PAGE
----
Nerdy presents: building a 'congratulations' site

12 September 2014

A couple of weeks ago, one of my best friends handed in her PhD, in geology, and the TLD .rocks went on sale. Clearly this was a sign, so I bought her what has to be the best domain for a geologist named Sorcha to own: http://sorcha.rocks.

I built her a little present on the site, too – a memory game, with photos she took during the PhD, and the place names, meaning that she's basically the only one who will recognise the pictures and be able to do it really from memory. Once the game has been completed successfully, a 'to do list' appears at the bottom of the page, so it's hidden to most viewers.

In the background, data based on the rocks she studied that I found online (carbonatites, in case you're curious) is mapped out, using TileMill; taking a screenshot of the map was a much easier way of getting it on the site, than putting it up as an interactive map (maybe next time!)

Making the site

First, I set up Github pages to get the page up, at http://zararah.github.io/sorcha.rocks. Then, I searched for a Memory Game plugin to fork on Github – it turns out there are lots! I had it under good authority that it would be best to use a Javascript based plugin, so I selected Javascript under the Languages on the left sidebar, and filtered the options.

Then, I sorted by 'Most stars' to see which ones were popular, and had a look through the top options that came up. One tip that I learned here – if a website isn't given to find a demonstration online, try http://username.github.io/repo-name to find it.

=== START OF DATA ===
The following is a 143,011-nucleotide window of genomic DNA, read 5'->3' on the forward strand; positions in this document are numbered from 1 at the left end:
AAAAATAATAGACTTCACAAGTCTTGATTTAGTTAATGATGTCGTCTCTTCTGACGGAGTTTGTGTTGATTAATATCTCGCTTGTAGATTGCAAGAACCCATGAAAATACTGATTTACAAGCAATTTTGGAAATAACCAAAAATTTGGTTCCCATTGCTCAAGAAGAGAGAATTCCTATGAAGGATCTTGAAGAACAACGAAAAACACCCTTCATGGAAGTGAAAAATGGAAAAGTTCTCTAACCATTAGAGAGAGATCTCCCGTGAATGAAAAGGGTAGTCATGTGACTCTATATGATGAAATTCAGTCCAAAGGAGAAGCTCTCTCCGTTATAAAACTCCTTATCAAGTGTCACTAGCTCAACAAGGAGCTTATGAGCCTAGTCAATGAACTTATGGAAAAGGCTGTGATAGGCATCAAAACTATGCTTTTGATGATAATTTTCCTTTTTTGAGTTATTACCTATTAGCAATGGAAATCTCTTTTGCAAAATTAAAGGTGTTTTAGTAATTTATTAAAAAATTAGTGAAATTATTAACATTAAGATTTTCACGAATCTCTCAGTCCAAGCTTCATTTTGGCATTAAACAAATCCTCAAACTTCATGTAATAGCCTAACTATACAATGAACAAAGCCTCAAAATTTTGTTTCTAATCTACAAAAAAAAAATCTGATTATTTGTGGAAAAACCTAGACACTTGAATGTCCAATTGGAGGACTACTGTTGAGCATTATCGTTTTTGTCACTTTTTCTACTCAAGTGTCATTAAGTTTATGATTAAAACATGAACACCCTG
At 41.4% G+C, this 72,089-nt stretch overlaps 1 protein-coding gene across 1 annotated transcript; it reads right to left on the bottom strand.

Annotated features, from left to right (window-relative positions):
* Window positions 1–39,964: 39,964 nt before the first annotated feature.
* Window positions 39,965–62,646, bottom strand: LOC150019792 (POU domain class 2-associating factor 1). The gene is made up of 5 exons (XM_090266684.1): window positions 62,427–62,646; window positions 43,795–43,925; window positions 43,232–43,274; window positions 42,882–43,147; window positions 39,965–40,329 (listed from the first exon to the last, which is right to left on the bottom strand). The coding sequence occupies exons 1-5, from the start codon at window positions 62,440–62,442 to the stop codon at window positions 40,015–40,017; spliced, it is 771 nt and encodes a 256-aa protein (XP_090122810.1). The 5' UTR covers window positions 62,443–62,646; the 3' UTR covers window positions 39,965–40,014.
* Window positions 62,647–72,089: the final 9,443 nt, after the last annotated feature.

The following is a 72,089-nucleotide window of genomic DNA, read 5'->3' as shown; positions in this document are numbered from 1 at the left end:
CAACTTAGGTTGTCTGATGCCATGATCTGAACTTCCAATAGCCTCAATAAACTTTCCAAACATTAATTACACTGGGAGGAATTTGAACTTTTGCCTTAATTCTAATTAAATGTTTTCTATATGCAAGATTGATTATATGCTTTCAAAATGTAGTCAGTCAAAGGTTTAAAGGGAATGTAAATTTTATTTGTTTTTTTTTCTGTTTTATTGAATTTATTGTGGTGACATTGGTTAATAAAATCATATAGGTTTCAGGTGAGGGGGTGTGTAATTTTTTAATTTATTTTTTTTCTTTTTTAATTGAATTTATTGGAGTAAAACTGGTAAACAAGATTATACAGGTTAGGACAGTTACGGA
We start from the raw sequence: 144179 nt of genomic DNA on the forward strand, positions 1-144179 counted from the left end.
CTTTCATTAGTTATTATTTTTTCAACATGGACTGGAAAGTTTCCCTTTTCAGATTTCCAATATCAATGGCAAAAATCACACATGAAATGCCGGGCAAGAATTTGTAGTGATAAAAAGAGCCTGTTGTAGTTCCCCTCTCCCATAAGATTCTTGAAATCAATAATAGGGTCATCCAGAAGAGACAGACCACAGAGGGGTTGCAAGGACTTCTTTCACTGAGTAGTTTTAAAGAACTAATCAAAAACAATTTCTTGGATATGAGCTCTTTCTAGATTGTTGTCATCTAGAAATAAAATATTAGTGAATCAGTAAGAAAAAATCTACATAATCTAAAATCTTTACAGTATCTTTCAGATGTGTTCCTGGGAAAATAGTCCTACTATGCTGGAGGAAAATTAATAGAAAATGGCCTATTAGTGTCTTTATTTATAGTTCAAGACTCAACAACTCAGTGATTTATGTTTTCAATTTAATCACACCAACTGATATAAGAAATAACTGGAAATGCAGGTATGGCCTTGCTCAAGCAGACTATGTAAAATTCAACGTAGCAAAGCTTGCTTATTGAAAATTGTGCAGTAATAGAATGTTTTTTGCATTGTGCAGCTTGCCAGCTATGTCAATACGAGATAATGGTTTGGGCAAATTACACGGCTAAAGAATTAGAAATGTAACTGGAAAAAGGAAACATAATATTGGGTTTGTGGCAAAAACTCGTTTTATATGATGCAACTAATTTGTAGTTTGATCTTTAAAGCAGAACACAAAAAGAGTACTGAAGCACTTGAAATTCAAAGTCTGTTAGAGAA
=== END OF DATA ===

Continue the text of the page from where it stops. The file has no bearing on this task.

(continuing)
For example, with this memory game from Bradly Green, there isn't a website given. It's online at https://bradlygreen.github.io/Memory-Game/ though – and though it looks pretty nice, I was unconvinced by the lack of documentation and the very short ReadMe.

In the end, I went with the 'Quizy Memory Game'; you can see what it looks like online here. I also appreciate greatly the 'Properties' section outlined here, making it a lot easier to customise than some of the others listed there. (thanks, frenski!)

The site also has comprehensive installation instructions – great for a newbie like me! Adding the images and titles was fairly straightforward, just replacing what was already there (flags and country names) to the index.html of the site.

I created a custom CSS file to define my own styles – ie. Things like changing the font and adding the background image. All of the images (the top image, and the cards) live in the img folder.

To make things come up only when the game was successfully completed, I used

<div style=”;display:none”;id=”;gamewin”;>

and

$('#gamewin').show();

(both of these with help!)

When I was happy with how the site looked, I followed these instructions to get http://sorcha.rocks to point to http://zararah.github.io/sorcha.rocks. And, ta-da! The nerdiest present I've ever made, but I like it.


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